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as Hondo Lane
as Angie Lowe
as Buffalo Baker, Army...
as Lennie, Army Indian...
as Ed Lowe
as Lt. McKay
as Major Sherry
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Critic Reviews for Hondo
Stands out as one of Wayne's best-remembered features, a smooth Western co-produced by Wayne and shot at the tail end of the '50s 3-D craze. [Blu-ray]
...an intelligent yet thrilling film, long on talk but with sufficient derring-do to satisfy most fans of the Western genre.
Directed by John Farrow in 3-D, this Western resembles George Stevens' Shane (released few months earlier), based on the premise that to become a real man every boy needs a father (biological or surrogate); the film marks Geraldine Page's screen debut
Audience Reviews for Hondo
A different kind of John Wayne Western, one where the lines between good and evil aren't as simplistic or cartoony. Based on a Louis L'Amour novel and directed by John Farrow (Mia's dad), this is aided by the early 3-D filming process, making for gorgeous viewing, and Geraldine Page's film debut, who brings an earthy charm to the proceedings, and out of the Duke himself.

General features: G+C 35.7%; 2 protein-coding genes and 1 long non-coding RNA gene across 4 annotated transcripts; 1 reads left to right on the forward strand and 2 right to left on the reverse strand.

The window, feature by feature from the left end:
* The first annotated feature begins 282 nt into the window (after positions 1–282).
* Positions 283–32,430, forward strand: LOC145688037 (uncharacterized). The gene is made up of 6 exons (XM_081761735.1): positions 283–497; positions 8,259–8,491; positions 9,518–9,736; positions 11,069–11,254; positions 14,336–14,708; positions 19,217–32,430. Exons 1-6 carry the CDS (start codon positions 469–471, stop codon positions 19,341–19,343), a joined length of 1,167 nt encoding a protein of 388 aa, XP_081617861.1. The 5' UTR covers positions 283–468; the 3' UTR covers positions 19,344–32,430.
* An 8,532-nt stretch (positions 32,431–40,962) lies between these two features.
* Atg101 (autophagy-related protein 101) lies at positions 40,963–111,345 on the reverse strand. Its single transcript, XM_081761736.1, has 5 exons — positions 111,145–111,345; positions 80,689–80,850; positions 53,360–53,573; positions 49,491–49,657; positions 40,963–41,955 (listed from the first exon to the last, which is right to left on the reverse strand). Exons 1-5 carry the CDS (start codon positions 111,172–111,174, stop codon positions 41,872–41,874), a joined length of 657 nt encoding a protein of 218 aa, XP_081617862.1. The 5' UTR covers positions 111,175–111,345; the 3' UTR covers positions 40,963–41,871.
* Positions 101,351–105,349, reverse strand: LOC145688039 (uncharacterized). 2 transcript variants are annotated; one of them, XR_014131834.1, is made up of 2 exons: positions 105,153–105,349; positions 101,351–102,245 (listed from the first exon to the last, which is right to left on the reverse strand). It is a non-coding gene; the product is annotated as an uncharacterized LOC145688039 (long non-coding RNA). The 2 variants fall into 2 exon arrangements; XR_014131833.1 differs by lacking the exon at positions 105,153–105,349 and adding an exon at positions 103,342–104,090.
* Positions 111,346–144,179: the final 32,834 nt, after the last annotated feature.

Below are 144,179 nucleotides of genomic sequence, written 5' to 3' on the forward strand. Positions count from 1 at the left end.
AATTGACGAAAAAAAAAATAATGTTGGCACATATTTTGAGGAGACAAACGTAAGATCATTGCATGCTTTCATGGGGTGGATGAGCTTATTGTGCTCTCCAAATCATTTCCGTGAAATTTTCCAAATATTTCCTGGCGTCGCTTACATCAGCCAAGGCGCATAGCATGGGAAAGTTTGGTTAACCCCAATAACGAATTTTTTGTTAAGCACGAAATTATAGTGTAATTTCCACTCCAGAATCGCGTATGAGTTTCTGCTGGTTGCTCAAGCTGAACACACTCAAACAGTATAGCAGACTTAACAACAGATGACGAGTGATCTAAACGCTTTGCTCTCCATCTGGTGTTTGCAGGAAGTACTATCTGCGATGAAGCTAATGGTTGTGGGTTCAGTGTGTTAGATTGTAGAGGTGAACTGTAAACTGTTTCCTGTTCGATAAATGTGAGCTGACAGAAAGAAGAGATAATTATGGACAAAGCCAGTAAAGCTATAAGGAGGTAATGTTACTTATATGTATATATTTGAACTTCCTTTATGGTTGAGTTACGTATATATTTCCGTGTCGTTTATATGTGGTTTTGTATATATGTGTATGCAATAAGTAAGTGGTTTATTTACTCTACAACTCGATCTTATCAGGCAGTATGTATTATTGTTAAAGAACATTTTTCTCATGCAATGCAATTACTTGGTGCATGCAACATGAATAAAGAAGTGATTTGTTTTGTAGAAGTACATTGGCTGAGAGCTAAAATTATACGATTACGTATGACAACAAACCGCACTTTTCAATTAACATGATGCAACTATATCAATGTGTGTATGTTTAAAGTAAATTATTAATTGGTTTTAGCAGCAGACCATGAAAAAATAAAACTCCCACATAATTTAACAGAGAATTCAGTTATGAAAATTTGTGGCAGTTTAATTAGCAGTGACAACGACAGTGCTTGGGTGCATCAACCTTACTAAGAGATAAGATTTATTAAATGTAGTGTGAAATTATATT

I haven't seen many of John Wayne's movies, but I would imagine that most of his are like this. John is the good guy, but the movie can't decide if the natives are the bad guys or the soldiers are. What is different about this movie to many other westerns is that a lot of emphasis is on how significant a father's influence is in raising a son. If you like Westerns, or you like John Wayne, watch this movie.
A fun movie showcasing John Wayne as an incredibly cool human being. The plot's straight-forward and the characters make sense. Even if it lacks visual magnificence, it's still extremely good and undeniably entertaining. It stands out as an early type of straight action movie, any fan of Shane should also see this to realize this movie accomplished the same thing years before.
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